Life and Nature: Installment 4. Bellingen.
By the beginning of the 80s, city life had lost some of its spell, and movement was in the air again.
It was now time to go further north, and, after some hunting in the Bellinger Valley area, we found a wonderful place to live on the edge of the town, even though I had originally had impractical visions of going bush!.
It is a really charming little town SW of Coffs Harbour. I had come to know it quit well during my visits to the Homeland community to its west in the Thora valley, and the Bundagen community to the east on the coast.
I was fortunate to be guided by a wise and helpful real estate agent, who sent me a note saying that he had found me a home that, although it wasn’t what I thought I needed, would be just right for us.
I was ever grateful for his perceptive advice – (he subsequently became a long-serving and popular Mayor.)
The house was built well up on a hillside on the outskirts of the village
It was at least 100 years old even then, built of beautiful, strong timber, and with a wonderful aspect, looking across the homes and treetops towards Dorrigo mountain which we came to call Mara.
It was roomy and with scope for later renovation to meet our needs as they evolved over the years.
What really delighted me was the generous piece of land that it was built on – about 1-1/2 acres, and much more my style than the property of five or so isolated acres in the bush I had been looking at!!
It was a wonderful, wild garden and it was here that I would really come to know and enjoy living amongst splendid old trees. They were the defining feature of the garden.
Years before, the well-known local doctor, who had been a great traveller and plant lover, had created a beautiful park-like garden in the hospital grounds just across the adjoining valley from us..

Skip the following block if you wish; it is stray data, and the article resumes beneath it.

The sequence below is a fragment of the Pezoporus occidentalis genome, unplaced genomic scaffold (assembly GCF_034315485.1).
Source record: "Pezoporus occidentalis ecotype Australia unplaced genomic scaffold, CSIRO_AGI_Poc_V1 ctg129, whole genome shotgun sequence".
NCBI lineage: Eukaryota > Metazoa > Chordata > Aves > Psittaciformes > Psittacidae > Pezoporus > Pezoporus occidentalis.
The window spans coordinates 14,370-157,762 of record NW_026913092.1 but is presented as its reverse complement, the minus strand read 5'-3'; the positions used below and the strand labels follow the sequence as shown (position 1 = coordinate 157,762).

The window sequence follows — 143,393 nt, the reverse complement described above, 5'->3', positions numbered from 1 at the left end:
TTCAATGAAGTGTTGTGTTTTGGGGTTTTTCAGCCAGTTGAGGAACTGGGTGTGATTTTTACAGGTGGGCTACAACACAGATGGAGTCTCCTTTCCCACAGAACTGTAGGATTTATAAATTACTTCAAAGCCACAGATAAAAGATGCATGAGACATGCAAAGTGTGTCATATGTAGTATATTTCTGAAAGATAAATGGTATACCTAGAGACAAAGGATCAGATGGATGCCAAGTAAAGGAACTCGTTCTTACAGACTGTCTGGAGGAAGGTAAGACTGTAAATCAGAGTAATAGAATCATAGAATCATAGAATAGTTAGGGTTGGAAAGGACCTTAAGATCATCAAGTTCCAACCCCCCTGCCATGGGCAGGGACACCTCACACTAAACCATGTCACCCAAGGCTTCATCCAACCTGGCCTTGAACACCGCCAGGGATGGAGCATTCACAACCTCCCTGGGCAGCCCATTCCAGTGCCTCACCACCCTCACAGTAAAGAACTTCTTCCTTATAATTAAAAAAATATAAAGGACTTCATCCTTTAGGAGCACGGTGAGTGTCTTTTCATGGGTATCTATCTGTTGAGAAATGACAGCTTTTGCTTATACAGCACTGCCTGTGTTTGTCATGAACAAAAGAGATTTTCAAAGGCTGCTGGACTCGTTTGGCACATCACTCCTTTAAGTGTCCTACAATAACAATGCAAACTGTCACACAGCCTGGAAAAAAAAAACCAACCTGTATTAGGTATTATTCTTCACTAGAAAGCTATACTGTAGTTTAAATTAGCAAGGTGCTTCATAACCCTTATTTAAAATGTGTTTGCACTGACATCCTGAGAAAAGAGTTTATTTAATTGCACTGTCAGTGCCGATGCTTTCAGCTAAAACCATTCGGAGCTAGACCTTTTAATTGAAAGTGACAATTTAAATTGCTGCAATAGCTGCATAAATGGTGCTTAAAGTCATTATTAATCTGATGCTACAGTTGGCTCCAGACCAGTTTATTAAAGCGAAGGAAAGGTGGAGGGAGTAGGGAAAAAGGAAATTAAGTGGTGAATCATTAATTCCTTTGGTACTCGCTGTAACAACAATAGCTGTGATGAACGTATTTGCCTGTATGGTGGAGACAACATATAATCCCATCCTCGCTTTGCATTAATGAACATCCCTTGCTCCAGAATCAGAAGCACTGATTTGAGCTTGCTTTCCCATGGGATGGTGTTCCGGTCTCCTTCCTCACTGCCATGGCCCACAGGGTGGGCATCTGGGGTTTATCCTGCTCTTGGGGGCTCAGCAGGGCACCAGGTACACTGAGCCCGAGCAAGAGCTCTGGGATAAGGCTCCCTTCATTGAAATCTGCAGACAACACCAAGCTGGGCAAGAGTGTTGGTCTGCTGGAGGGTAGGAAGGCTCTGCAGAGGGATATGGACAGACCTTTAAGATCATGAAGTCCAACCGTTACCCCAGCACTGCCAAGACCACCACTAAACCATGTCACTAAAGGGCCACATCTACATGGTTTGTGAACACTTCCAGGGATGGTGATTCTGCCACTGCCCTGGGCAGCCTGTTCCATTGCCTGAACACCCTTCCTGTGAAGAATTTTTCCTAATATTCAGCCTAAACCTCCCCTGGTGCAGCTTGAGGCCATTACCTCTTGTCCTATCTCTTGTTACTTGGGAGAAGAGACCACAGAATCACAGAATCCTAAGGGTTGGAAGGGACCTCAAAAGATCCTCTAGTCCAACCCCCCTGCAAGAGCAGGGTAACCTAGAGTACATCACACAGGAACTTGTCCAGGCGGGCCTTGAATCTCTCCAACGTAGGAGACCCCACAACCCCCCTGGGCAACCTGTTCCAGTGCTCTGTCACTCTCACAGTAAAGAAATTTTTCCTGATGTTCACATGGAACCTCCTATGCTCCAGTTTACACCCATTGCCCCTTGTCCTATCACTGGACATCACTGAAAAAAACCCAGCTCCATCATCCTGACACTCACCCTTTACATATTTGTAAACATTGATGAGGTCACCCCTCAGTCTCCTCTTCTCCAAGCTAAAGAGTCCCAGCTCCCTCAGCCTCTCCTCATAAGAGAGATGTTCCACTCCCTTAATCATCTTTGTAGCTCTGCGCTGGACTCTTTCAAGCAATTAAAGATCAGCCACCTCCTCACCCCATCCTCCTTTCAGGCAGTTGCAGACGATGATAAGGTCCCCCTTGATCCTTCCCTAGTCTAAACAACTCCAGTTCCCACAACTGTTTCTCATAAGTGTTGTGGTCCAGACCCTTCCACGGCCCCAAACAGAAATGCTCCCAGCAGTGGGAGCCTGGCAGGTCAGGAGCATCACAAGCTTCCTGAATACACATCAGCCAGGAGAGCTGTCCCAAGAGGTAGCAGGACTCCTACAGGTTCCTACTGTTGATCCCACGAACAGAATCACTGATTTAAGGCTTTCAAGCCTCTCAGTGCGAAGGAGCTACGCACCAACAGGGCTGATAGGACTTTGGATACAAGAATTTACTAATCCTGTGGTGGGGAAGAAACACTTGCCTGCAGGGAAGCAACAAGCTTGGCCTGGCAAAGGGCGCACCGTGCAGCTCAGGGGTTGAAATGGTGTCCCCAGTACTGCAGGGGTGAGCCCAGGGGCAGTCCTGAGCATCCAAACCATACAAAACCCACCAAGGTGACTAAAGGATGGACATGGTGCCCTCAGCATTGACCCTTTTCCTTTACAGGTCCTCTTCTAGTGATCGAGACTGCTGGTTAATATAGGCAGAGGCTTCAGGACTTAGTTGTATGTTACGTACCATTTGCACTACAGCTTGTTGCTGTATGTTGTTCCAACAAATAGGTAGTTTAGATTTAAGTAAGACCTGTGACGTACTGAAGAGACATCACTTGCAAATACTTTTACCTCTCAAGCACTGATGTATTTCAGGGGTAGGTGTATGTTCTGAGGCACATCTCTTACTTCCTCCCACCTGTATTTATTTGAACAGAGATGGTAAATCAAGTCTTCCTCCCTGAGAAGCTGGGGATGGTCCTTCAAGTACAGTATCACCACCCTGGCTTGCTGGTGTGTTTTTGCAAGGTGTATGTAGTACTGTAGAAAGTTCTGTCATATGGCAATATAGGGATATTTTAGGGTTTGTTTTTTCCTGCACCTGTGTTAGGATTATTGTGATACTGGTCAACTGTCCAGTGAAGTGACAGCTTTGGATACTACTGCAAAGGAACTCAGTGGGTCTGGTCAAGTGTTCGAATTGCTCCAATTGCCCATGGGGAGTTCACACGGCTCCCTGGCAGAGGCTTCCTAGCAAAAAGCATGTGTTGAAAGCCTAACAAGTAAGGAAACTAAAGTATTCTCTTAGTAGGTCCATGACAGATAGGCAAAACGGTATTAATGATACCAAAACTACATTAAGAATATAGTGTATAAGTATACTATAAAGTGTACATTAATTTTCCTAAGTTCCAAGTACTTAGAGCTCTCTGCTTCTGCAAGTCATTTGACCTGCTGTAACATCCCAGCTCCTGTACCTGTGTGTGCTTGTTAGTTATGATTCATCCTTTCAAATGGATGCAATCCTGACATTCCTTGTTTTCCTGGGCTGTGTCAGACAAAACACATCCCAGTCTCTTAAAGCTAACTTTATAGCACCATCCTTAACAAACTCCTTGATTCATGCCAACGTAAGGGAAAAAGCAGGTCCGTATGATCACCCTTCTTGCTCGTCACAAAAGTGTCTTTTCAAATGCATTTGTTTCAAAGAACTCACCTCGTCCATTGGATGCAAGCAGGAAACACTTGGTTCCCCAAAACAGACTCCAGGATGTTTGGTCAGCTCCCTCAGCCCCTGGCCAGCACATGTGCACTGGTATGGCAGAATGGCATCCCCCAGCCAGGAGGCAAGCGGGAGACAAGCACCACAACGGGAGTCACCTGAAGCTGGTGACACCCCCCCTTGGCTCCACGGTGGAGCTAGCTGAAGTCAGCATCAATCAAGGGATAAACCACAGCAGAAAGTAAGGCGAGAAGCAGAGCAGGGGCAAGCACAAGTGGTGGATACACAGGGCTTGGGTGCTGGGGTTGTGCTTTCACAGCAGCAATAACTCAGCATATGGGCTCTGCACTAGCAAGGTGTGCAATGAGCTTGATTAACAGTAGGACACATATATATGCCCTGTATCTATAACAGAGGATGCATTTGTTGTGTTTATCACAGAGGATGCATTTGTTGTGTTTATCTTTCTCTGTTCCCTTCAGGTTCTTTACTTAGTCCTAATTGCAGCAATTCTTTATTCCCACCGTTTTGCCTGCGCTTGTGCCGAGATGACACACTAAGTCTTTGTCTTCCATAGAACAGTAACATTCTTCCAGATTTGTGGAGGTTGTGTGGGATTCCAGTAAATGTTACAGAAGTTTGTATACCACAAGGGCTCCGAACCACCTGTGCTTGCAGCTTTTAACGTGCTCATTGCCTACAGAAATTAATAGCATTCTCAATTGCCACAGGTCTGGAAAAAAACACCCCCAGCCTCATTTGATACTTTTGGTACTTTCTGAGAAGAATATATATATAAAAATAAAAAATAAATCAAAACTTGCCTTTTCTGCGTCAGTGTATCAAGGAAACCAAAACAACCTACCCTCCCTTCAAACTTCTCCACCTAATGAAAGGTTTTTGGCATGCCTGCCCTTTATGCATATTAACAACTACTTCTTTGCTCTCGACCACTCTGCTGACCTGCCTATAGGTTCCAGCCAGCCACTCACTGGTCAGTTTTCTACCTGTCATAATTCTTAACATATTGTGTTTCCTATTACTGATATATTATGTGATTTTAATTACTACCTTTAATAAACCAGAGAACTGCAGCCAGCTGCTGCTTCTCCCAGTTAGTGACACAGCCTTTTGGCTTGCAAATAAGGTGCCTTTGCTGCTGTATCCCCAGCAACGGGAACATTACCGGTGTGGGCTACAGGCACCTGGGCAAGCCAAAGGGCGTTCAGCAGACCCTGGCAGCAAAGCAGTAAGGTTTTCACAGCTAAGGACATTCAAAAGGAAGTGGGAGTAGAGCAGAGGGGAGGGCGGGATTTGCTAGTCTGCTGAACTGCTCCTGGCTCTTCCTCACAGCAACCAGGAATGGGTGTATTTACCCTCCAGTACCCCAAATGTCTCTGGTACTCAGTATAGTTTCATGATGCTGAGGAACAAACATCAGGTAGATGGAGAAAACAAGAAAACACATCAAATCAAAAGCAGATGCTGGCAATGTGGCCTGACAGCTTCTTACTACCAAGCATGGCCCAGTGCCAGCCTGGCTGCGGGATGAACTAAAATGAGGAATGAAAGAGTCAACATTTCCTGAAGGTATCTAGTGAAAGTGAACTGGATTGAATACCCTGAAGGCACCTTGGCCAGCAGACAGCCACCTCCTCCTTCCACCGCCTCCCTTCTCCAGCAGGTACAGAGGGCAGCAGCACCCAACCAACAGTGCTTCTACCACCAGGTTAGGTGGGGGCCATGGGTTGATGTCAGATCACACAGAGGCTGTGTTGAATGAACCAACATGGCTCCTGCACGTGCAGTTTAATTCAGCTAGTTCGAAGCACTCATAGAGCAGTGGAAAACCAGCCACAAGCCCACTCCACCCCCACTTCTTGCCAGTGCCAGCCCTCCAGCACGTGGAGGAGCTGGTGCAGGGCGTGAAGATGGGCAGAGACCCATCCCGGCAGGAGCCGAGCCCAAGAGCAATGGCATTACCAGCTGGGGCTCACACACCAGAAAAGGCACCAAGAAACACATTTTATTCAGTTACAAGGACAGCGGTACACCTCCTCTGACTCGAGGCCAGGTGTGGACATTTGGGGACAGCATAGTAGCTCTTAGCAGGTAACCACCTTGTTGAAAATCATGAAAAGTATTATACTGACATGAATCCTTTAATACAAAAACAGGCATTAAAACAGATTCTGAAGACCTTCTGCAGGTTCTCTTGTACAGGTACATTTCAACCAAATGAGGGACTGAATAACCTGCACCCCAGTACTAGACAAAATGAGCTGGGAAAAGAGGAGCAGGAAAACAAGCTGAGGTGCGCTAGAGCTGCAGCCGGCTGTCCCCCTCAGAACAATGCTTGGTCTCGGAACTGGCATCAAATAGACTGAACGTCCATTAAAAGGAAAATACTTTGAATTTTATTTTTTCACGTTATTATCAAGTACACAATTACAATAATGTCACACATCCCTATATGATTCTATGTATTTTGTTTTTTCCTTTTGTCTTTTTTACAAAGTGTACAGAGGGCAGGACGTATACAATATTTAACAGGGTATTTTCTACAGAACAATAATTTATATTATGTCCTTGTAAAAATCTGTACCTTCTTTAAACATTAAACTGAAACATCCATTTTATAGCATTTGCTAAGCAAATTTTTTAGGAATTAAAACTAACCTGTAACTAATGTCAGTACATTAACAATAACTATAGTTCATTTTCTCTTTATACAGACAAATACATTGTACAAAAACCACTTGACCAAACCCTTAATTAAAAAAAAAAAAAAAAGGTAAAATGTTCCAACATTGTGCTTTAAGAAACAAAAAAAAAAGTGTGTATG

He had brought in seeds from around Australia and overseas, and also helped to distribute them throughout the town, including our new home on the hillside opposite
The Queen of our garden was a magnificent rare tree which sheltered the house.
I learned that its name was Chorizia speciosa and that it came from South America.
It was very tall and Its huge trunk was covered with large spiky thorns, said to protect the beautiful canopy of
large pink flowers which appeared every year or two from tropical predators.
An African Tulip tree, ‘the flame of the forest’ grew up beside it adding colour with its orange/red flowers.
Nearby to it, and not quite as tall was a tree gardenia, often covered in white
blossoms. Its perfume would waft right throughout the house.
Further down the garden was a magnificent forest-sized bunya pine, not a tree that you could safely sit under when the huge cones were ripe enough to fall.
There were flowering shrubs bigger and
older than I could have imagined – a great variety of azaleas for which the town is famous, as well as camellias, crepe myrtles, frangipanis and others.
The tree guardian of the house, which I grew to love and appreciate, was one of the biggest camphor laurel trees I have seen. I loved the way its branches spread out over the back of the house, framing the view of the lower part of the garden through the glass wall of the living area.